Invesco trust board was “overly aggressive” in fee negotiations

The portfolio managers of an Invesco Perpetual trust have given their first public response in an ongoing row about fees and governance.

Paul Read and Paul Causer, managers of a trust called Invesco Perpetual Enhanced Income Limited, say their relationship with the board had broken down following an “aggressive” renegotiation of fees.

Their response came on Monday (11th), after the chairman of the trust wrote to shareholders urging them to vote against his and another director’s proposed removal by Invesco Perpetual.

The chariman’s letter was issued with a circular that summed up the situation and highlighted how Invesco had resigned as manager after the fees were renegotiated.

The trust’s unaudited net assets at April 30 were £122 million, while fees paid to Invesco amounted to £12.3 million between 2007 and 2017, the chairman, Donald Adamson, says in his letter to shareholders.

Costs are at the heart of the issue, as a circular sent with the letter makes clear by dating the start of the dispute to when the board began renegotiating the terms of the investment management agreement with Invesco in November 2017.

The main focus of the negotiation was the level of management fees and the removal of a performance fee.

Invesco subsequently resigned as investment manager in April this year, though this was not done until after the firm initially wrote to agree with the new fee, according to the circular.

The board then invited proposals from other fixed income managers and bids by potential providers were strong enough to demonstrate why Invesco’s position was “untenable”, the circular says. Every proposal would have led to lower management costs and no manager had proposed a performance fee.

Invesco apparently declined to take part in the process.

But then, on May 22, the investment company received a ‘requisition’ notice asking for the removal of Adamson and Richard Williams, who is chairman of the management engagement committee.

Invesco Perpetual wants Hazel Adam and Howard Myles to be appointed instead of Adamson and Williams.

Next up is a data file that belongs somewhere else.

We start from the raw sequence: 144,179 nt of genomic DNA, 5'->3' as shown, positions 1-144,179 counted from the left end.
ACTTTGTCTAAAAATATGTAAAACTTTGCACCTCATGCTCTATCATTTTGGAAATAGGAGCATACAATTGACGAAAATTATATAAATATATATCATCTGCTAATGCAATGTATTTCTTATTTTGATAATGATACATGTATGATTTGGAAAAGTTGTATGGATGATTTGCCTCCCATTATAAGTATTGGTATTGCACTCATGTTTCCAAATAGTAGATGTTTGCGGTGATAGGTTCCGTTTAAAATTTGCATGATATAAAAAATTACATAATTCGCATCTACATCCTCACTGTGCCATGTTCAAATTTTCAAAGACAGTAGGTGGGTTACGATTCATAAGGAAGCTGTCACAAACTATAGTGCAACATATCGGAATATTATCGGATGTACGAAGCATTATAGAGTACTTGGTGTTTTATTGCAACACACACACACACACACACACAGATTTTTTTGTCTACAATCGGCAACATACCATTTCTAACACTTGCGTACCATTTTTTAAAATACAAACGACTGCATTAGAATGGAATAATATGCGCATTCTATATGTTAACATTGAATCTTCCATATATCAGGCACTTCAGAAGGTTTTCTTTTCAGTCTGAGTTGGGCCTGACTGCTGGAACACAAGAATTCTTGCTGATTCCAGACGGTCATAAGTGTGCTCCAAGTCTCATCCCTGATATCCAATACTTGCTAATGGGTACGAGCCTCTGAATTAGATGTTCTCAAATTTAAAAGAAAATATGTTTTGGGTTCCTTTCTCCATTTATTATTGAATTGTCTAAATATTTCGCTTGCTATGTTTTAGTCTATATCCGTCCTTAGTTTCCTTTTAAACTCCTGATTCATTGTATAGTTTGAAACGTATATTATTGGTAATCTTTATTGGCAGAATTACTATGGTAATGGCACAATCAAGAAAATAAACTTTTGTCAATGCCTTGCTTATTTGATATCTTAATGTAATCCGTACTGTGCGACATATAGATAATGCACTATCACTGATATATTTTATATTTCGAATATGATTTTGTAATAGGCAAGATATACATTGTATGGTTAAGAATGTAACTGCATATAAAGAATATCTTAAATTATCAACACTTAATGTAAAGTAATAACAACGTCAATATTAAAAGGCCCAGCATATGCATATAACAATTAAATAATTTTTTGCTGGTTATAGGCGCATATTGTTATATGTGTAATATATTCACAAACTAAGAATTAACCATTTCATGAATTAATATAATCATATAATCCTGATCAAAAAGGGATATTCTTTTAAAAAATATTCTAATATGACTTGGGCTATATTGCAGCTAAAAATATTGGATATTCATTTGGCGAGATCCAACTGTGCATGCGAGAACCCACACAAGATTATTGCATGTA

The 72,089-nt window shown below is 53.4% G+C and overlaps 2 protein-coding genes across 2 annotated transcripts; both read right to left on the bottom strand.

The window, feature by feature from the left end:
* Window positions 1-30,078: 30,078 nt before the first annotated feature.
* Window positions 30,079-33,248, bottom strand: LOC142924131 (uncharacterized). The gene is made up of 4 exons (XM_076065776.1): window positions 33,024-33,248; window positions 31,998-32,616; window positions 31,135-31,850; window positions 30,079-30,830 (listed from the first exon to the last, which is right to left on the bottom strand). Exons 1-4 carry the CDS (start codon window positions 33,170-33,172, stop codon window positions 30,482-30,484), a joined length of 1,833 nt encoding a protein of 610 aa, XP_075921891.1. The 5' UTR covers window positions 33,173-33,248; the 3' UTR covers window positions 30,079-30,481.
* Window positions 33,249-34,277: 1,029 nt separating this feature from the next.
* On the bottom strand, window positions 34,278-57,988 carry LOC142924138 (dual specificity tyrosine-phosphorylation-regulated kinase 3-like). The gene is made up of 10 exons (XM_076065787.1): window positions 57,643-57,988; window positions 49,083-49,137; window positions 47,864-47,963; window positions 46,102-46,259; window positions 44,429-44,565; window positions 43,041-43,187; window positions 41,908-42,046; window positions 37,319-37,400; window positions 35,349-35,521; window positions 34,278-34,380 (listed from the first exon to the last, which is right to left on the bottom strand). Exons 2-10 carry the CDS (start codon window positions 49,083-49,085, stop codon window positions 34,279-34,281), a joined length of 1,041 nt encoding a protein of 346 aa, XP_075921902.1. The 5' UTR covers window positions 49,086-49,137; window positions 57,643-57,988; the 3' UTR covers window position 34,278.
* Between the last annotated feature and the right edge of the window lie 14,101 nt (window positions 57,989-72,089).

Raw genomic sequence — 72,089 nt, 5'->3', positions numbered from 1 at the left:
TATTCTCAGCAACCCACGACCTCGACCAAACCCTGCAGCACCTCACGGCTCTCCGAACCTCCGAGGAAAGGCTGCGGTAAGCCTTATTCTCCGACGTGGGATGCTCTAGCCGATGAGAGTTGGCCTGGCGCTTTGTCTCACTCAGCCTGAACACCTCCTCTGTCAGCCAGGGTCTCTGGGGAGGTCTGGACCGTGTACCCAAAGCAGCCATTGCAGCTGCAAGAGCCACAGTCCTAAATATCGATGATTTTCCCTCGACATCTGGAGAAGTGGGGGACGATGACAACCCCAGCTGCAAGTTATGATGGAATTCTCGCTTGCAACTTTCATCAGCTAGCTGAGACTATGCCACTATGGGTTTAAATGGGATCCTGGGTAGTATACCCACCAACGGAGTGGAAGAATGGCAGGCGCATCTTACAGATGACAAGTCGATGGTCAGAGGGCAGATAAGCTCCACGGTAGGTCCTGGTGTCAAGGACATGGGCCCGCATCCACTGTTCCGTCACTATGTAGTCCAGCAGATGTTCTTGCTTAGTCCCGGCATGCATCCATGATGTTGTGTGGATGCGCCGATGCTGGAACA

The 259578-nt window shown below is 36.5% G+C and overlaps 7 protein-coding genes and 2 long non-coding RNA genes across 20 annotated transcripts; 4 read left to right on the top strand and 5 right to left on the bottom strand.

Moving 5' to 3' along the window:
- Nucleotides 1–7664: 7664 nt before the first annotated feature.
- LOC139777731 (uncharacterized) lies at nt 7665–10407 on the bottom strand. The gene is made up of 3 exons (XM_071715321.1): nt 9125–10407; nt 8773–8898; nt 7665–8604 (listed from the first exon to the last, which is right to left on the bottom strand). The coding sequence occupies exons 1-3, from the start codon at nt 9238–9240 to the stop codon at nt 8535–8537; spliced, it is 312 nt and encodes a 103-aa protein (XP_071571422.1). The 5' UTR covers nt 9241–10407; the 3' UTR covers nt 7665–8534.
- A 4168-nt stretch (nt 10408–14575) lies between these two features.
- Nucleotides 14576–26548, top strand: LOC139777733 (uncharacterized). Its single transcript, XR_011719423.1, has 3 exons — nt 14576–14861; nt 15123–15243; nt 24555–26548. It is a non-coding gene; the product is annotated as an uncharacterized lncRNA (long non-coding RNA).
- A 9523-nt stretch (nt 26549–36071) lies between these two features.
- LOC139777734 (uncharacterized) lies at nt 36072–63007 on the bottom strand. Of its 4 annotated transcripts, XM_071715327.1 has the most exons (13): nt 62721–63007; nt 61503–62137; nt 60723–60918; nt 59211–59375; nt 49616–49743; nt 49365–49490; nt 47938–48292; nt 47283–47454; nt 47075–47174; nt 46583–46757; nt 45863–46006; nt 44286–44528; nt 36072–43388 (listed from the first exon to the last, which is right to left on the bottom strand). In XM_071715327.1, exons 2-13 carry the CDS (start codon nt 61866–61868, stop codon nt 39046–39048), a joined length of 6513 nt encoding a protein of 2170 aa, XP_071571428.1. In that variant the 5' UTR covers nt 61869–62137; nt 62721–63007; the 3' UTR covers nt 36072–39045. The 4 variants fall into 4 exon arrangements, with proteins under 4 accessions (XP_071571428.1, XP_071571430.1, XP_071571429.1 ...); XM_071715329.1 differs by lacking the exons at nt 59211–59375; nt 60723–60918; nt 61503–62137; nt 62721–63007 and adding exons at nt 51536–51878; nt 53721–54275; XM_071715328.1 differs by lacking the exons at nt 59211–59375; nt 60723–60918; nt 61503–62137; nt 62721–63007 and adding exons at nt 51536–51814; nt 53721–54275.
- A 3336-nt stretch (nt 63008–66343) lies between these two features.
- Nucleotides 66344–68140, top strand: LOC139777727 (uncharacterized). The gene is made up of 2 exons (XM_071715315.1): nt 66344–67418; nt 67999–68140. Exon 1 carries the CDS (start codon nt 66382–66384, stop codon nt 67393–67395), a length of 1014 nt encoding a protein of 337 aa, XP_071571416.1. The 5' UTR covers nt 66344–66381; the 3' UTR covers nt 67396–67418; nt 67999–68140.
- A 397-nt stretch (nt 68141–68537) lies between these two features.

“The Board believes that this requisition is firmly against the interests of the company’s shareholders,” the circular said, and it further described the move as a “cynical attempt’” by a “very large asset manager” to use concentrated voting power against retail investors, who form the majority of the share register through platform clients and wealth managers.

In his letter, Adamson says Invesco’s base fee arrangements amounted to a current blended rate of 0.90%. The investment management cost in the past financial year amounted to 1.86% of the investment company’s 2.15% ongoing charge.

In their response, the trust’s managers said the board had not acted in the interests of shareholders.

Invesco did not resign over money, said Read and Causer who have managed the portfolio since 2001 and said he “enjoyed” it. The resignation was due to the behaviour of the chairman, which made managing the trust “untenable for Invesco”.

They said the board had given the managers a “48-hour ultimatum” during the “overly aggressive” fee negotiations.

“Proud” of the trust’s track record, they described performance as strong with a post-fee share price rise of over 108% through the last ten years compared to the 64% return of the high yield sector.

They also said shareholders had expressed a loss of confidence in the board in light of Invesco’s resignation because Invesco’s management was the “primary reason” why many of them invested in the trust.

“The drop in share price following Invesco’s resignation is a key shareholder concern – 6% on the day the resignation was announced and some 10% to date,” said Read and Causer in their statement.

 An extraordinary general meeting is due to take place in Jersey on July 20.

©2018 funds europe



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